Sweating Towards Enlightenment

buddha beats strong guyStrength does not come from physical capacity. It comes from an indomitable will.
—-Mahatma Gandhi

“You look upset!” she observed as I trudged into her office.

Fidgety and on the verge of tears, I slumped, exasperated, onto my spiritual director’s couch. “Yet again, I feel like I’m sputtering with everything– building my counseling practice, my daily meditation…” I paused and grabbed a tissue. “Even hospice volunteering is losing its luster…”

This was not the first time Karen had listened to my lament. However, as always, she patiently listened to my rant and after a few moments, leaned forward, curled her hand under her chin and asked:

“So what do you think Shaun T would say?”

For those unfamiliar with the guy, Shaun T is the creator of the Insanity workout, aptly titled for its brutal batter on the body. Fresh off the program, I had recently boasted to Karen that on the first day I vomited within five minutes but immediately jumped back in and finished it. I slogged through the nearly two-month boot camp sore, surely and hurling profanities at the TV screen as he relentlessly pushed to “dig deeper!”

Even vomiting did not deter me. A few days later, I threw myself into another, grueling exercise plan.

I am a self-described fitness maniac. I enjoy the sculpted muscles, intoxicating endorphin high and puffed up pride knowing I can go to the mat with many of the ridiculously hard-bodied cast members in my DVD collection.

However, deep below the surface lies a more existential reason for why I continually spar with my body.

To remind myself that I am alive. Literally.

As someone living with a chronic, life-threatening condition, my body has taken more than its share of hits over the years; multiple surgeries, hellish migraines and a few, very frightening brushes with death. Yet, when I wake up with a sore hip, cramped leg or crunchy lower back I feel blessed. Pain has become a sacred reminder that despite the lack of control and uncertainty that my body bumps up against, it still works.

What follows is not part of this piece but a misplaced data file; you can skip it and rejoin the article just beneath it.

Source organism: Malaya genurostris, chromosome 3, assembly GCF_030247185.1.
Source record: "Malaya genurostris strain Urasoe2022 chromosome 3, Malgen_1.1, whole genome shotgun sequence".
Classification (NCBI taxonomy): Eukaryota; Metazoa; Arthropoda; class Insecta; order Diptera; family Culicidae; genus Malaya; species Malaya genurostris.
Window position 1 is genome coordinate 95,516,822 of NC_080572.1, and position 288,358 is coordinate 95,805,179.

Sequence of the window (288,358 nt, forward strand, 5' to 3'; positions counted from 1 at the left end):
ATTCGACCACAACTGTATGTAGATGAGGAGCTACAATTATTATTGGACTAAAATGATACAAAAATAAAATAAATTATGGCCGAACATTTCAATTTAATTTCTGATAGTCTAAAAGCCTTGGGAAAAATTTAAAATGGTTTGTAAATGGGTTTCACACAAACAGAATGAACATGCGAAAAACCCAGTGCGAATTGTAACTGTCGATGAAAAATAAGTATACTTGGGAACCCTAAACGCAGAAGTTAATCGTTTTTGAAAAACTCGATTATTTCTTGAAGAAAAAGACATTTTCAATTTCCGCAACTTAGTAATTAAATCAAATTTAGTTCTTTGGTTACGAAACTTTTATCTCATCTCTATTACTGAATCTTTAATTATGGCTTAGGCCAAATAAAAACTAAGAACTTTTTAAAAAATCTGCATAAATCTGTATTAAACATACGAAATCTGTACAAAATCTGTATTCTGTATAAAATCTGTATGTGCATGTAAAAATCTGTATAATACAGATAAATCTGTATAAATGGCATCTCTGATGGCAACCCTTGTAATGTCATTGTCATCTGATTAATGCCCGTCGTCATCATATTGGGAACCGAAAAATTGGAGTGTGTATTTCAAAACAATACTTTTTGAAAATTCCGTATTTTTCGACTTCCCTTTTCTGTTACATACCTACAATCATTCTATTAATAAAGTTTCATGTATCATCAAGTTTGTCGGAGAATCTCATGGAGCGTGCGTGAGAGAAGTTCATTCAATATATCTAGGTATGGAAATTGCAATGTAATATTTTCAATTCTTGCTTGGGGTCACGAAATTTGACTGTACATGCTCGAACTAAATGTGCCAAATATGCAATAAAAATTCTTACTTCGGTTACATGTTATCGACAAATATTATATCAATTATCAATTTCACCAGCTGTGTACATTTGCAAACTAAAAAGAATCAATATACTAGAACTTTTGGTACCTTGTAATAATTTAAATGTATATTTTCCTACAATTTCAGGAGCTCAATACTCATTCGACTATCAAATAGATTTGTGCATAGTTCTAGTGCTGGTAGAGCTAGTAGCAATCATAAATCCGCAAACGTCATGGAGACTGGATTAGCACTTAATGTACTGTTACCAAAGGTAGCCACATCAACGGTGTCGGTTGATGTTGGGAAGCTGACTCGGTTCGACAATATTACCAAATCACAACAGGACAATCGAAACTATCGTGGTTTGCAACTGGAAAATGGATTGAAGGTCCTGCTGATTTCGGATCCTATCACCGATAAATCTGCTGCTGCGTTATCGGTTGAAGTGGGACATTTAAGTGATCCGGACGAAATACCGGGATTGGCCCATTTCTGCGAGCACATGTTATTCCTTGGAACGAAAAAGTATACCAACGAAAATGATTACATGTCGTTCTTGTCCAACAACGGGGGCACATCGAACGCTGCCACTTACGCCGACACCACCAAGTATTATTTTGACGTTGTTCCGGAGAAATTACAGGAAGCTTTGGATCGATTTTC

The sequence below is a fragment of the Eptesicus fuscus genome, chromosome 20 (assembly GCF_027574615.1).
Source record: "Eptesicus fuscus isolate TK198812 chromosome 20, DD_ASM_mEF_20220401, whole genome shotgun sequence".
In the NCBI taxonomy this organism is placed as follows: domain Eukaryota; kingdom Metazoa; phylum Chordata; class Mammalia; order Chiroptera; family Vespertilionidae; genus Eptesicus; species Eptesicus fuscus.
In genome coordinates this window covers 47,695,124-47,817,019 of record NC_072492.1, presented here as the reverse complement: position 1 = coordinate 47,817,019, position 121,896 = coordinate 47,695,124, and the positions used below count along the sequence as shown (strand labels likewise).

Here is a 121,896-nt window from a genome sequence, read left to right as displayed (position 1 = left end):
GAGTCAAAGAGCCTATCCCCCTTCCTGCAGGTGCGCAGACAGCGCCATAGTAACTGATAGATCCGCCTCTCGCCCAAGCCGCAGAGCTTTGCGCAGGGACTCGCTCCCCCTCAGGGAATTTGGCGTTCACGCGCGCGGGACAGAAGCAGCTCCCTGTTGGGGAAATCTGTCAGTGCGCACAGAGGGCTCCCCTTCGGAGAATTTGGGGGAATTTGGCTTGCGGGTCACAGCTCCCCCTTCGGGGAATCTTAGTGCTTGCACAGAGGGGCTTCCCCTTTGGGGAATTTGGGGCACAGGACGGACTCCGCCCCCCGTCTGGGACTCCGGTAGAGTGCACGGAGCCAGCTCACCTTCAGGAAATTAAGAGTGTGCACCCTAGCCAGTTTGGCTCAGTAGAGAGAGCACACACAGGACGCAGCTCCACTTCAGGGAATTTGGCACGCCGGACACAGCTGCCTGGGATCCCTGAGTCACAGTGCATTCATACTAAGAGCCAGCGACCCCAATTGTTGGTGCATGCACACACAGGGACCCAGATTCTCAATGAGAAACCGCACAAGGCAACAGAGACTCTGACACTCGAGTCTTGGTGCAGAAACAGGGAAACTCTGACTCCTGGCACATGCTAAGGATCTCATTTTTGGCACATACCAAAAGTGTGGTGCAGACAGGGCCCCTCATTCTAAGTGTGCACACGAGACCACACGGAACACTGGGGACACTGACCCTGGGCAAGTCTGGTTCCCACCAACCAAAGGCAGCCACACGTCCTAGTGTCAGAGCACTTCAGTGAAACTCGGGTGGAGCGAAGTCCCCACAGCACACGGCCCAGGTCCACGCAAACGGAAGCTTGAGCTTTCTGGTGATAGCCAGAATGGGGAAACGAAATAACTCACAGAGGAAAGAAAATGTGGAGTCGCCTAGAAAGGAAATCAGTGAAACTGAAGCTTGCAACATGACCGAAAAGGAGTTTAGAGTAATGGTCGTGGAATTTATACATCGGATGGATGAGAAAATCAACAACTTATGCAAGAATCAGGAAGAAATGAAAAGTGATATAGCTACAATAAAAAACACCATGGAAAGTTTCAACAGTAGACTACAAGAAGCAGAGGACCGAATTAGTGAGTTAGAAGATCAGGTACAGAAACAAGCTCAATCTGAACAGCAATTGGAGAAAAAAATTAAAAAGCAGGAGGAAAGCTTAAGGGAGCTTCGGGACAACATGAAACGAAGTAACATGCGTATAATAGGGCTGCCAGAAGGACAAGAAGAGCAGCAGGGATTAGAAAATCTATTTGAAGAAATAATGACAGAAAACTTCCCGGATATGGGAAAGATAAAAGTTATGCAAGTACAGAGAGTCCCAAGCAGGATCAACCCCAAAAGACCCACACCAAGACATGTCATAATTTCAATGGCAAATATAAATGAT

However, my stamina does not always translate into other areas of my life. I lose patience, enthusiasm and drive.

This very paradox was underlying Karen’s question.

Reflecting on her words, I came home from the session and tossed a few of my favorite workouts into the DVD player hoping to find some contagious inspiration.

“The work doesn’t start until you get tired”
When I first began doing extreme workouts, I thought: are you f****n’ kidding me? How many sets of suicide jumps, burpees, switch kicks and power jumps can a person endure before going into cardiac arrest? However, as I continued to push through, an interesting dichotomy emerged: the more fatigued I became, the more invigorated I felt. Being able to fire it up just when I feel I cannot tolerate one more second of pain has ignited other areas of my life. I stay with, rather than push away the prickly feelings that arise during meditation, accept with more ease that building a business takes awhile, and despite being challenging at times, am committed to showing up for my weekly volunteer hospice caregiving shift.

“A break can save you”
Whether it’s letting my body have a respite for a few days, untethering from social media, or letting my stack of half-finished blog posts hibernate in my “in-process blog” folder, permitting myself to take time off helps me rest, reboot, and tend to my achy muscles. And heart.

“Trust and believe I’m going to get you where you need to go”
Shaun T admits: “I love killing people.” And while his quasi-militant style suits me, I appreciate when–if only for a few moments–he pauses, makes us breathe, hydrate, and “find your life.” We need others to stretch us beyond our self-imposed limits and help build us back up when our spiritual, intellectual and physical muscles sag.

“Just as in life, as long as you’re constantly progressing it doesn’t matter how gradually”
I’ll be honest. While I have completed many hardcore exercise programs over the years I rarely follow them by the book. I often take longer than the allotted schedule, more than one or two days off and change the DVD order around. But I manage to find a rhythm that works for me.

The Dharma of Working Out reminds me to approach struggle, uncertainty and even mortality the same way I do with exercise: with mindfulness, determination and most of all, gratitude.
And that regardless of how one gets there, sweating towards enlightenment is deceptively simple: you just have to keep pressing play.

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